Within the Austin MSA, Travis and Williamson Counties have the lowest unemployment rates at 3.3% in February, while Caldwell County has the highest at 4.0%. The rate is 3.5% in Hays County and 3.8% in Bastrop County.

On a seasonally adjusted basis, Austin’s February unemployment rate is 3.2%, unchanged from January. The statewide rate is 4.7%, improved from 4.8%, and the national rate is 3.8%, improved from 4.0% in January.

Among Texas’ other major metros, Dallas has the next lowest seasonally adjusted unemployment rate, 3.9%, in February, while Fort Worth is at 4.0%, San Antonio is at 4.1%, and Houston’s rate is 5.2%. Seasonally adjusted unemployment rates for Texas metros are produced by the Federal Reserve Bank of Dallas. (The Texas Workforce Commission also produces seasonally adjusted rates for Texas metros, but publication lags the Dallas Fed’s data.)

In February 2020, before pandemic impacts, the number unemployed in Austin was 32,302. The number climbed to 130,460 in April and also exceeded 100,000 in May and June. In February 2022, unemployed stands at 44,912, 39.0% above the level of February 2020.

The Austin metro’s civilian labor force (employed plus unemployed) fell by 97,419 persons or 7.7% in March and April of 2020, while persons employed decreased by 195,577 or 16.0%. Labor force now stands at 7.2% above what it was in February 2020 and employed is estimated at 6.4% above. Over the last month, labor force and employed both increased by 1.0%.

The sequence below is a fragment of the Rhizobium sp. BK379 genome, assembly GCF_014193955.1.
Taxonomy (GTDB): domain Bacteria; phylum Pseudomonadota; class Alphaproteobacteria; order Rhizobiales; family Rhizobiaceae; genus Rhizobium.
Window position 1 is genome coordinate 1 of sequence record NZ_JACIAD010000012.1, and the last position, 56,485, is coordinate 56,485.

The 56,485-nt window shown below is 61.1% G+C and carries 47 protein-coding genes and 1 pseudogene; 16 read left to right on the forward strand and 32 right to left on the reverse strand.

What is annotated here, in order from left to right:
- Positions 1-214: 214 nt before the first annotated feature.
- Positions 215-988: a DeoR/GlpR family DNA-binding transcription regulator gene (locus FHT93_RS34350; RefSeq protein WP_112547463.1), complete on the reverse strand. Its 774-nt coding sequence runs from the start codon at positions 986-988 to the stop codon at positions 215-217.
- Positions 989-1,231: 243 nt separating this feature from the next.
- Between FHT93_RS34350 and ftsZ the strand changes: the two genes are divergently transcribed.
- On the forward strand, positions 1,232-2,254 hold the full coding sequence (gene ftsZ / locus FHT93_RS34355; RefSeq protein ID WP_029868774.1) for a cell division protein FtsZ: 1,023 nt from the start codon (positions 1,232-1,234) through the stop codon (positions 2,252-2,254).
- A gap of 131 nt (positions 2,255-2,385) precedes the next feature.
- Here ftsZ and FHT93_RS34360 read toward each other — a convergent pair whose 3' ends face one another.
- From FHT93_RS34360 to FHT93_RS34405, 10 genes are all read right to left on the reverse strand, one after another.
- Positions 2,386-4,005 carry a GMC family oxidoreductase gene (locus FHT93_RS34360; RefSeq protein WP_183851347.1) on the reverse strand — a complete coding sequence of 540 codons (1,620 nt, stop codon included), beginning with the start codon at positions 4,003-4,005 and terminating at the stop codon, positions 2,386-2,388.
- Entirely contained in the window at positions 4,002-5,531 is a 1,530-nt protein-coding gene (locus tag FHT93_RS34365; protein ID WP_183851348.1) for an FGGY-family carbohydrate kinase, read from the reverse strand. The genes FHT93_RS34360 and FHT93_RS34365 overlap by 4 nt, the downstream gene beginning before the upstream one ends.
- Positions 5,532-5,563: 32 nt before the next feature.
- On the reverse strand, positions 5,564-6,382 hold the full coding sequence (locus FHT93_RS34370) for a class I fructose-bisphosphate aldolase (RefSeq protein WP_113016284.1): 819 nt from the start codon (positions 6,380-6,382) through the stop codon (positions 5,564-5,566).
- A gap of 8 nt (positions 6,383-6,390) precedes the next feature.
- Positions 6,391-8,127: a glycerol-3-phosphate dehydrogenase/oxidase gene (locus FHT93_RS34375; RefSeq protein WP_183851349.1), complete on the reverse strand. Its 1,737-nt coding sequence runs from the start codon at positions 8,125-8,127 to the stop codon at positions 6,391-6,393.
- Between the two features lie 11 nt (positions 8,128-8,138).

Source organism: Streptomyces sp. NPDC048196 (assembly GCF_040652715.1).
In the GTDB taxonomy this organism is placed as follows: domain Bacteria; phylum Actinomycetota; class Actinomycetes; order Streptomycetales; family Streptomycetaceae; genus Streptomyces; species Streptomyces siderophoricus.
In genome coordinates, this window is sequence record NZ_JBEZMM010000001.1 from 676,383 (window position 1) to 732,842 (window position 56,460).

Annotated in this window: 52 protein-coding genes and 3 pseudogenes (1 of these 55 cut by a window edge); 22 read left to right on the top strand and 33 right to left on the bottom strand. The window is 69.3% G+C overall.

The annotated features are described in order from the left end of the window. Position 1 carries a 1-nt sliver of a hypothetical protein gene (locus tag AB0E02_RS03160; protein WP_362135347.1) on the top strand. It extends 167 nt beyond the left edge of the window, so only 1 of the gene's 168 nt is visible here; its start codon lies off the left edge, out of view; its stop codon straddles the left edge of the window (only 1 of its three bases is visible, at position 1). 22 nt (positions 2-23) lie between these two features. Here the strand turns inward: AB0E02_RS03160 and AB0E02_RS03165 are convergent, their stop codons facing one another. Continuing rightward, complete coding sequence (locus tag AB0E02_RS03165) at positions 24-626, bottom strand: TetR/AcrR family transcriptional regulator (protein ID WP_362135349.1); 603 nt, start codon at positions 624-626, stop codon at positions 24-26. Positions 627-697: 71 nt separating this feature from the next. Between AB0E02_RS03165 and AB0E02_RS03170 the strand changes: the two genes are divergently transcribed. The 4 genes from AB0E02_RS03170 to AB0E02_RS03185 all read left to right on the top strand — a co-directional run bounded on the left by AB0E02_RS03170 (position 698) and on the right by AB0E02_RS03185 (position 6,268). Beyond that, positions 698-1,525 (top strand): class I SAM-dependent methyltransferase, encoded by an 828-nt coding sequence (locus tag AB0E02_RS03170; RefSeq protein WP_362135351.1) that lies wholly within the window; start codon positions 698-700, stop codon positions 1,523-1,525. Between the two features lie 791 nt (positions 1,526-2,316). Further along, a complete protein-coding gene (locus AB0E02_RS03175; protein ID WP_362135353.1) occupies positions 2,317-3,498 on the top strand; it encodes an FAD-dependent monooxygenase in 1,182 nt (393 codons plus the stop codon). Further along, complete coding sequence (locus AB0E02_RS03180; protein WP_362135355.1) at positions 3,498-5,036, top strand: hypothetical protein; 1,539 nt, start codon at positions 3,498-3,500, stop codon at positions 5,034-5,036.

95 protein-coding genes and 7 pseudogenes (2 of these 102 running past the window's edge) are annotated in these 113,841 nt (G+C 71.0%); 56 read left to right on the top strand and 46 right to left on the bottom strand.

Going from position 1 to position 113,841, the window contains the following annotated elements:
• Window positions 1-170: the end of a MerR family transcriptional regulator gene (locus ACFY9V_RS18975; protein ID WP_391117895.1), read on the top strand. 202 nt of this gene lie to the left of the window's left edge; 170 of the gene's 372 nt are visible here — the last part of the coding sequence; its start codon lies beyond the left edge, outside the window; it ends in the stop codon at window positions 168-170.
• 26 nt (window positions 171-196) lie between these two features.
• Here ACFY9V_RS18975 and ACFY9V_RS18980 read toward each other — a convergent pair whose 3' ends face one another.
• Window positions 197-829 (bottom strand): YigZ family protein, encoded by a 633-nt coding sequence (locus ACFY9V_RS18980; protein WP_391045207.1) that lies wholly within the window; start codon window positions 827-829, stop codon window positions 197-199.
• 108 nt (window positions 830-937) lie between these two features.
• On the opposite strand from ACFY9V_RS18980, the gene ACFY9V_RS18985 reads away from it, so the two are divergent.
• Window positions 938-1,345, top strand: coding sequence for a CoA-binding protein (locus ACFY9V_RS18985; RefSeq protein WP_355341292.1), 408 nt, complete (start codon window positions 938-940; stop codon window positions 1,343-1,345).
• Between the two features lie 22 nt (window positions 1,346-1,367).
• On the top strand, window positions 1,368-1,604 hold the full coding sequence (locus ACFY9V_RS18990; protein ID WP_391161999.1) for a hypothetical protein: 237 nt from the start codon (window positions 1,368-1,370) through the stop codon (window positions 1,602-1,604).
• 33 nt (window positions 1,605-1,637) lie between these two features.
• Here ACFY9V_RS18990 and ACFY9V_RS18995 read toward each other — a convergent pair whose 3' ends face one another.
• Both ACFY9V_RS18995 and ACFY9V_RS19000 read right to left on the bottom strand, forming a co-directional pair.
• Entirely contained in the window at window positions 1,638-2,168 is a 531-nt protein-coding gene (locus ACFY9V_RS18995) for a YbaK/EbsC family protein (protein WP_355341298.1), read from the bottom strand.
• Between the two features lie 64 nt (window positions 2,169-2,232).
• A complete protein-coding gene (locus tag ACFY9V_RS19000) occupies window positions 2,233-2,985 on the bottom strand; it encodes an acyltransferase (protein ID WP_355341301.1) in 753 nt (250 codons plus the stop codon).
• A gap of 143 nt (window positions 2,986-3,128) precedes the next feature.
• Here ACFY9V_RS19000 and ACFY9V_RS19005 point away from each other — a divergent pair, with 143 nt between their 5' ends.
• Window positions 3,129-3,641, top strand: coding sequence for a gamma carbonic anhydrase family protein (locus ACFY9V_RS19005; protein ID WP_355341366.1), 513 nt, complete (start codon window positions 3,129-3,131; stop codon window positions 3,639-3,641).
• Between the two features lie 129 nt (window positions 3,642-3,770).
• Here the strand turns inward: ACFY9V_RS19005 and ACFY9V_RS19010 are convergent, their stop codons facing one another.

Additional graphs – Labor force & employment: Texas and United States

Texas’ labor force is 471,499 or 3.4% above pre-pandemic February 2020, while employment is higher by 266,748 or 2.0%. Thus, the number of unemployed is up by 204,751 or 42.6%. Nationally, February 2022 civilian labor force is down by 510,000 or 0.3% from February 2020, while employed is below the level seen in February 2020 by about 1.1 million or 0.7%, and 564,000 more people (9.1%) are unemployed.

The Texas Workforce Commission and the U.S. Bureau of Labor Statistics will release March estimates on April 15.

The Chamber’s Economic Indicators page provides up-to-date historical spreadsheet versions of Austin, Texas and U.S. data for both the Current Employment Statistics (CES) and Local Area Unemployment Statistics (LAUS) data addressed above.


  1. Austin’s other services industry is unusual in seeing a 9.8% decline in jobs over the last three months. Statewide, employment in other services also declined in each of the last three months, but the total drop amounted to only 1.7%. Other services is largely made up of repair and maintenance services (27%), personal and laundry services (37%), and religious, grantmaking, civic, professional, and similar organizations (29%). Detail on the subsectors of the other services industry in Austin is not available from the monthly Current Employment Statistics survey. The Quarterly Census of Employment and Wages provides deeper industry detail, but that data lags about six months and, so, does not illuminate which other services subsectors account for the 4,600 jobs lost since November. As the CES is a sample survey subject to sampling error, we will watch to see if the anomalous trend shakes out differently, or not, with next month’s revision of the February estimate.

Related Categories: Central Texas Economy in Perspective